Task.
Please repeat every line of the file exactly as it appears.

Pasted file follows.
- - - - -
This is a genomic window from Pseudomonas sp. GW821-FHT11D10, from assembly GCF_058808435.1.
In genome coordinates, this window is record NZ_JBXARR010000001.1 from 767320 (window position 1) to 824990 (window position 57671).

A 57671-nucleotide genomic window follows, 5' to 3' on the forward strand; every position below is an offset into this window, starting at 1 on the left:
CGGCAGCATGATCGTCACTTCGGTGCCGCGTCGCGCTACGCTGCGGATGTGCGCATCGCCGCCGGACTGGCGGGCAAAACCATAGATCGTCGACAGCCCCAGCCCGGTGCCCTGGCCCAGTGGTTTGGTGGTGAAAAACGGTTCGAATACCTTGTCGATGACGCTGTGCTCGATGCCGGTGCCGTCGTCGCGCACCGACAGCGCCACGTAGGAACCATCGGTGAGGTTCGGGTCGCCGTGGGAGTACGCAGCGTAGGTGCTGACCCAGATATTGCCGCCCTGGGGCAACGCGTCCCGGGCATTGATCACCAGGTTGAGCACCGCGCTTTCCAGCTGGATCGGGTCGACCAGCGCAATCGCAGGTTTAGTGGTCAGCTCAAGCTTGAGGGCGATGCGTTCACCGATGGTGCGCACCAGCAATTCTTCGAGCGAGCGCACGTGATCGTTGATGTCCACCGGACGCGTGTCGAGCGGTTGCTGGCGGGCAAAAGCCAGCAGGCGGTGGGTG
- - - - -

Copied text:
This is a genomic window from Pseudomonas sp. GW821-FHT11D10, from assembly GCF_058808435.1.
In genome coordinates, this window is record NZ_JBXARR010000001.1 from 767320 (window position 1) to 824990 (window position 57671).

A 57671-nucleotide genomic window follows, 5' to 3' on the forward strand; every position below is an offset into this window, starting at 1 on the left:
CGGCAGCATGATCGTCACTTCGGTGCCGCGTCGCGCTACGCTGCGGATGTGCGCATCGCCGCCGGACTGGCGGGCAAAACCATAGATCGTCGACAGCCCCAGCCCGGTGCCCTGGCCCAGTGGTTTGGTGGTGAAAAACGGTTCGAATACCTTGTCGATGACGCTGTGCTCGATGCCGGTGCCGTCGTCGCGCACCGACAGCGCCACGTAGGAACCATCGGTGAGGTTCGGGTCGCCGTGGGAGTACGCAGCGTAGGTGCTGACCCAGATATTGCCGCCCTGGGGCAACGCGTCCCGGGCATTGATCACCAGGTTGAGCACCGCGCTTTCCAGCTGGATCGGGTCGACCAGCGCAATCGCAGGTTTAGTGGTCAGCTCAAGCTTGAGGGCGATGCGTTCACCGATGGTGCGCACCAGCAATTCTTCGAGCGAGCGCACGTGATCGTTGATGTCCACCGGACGCGTGTCGAGCGGTTGCTGGCGGGCAAAAGCCAGCAGGCGGTGGGTG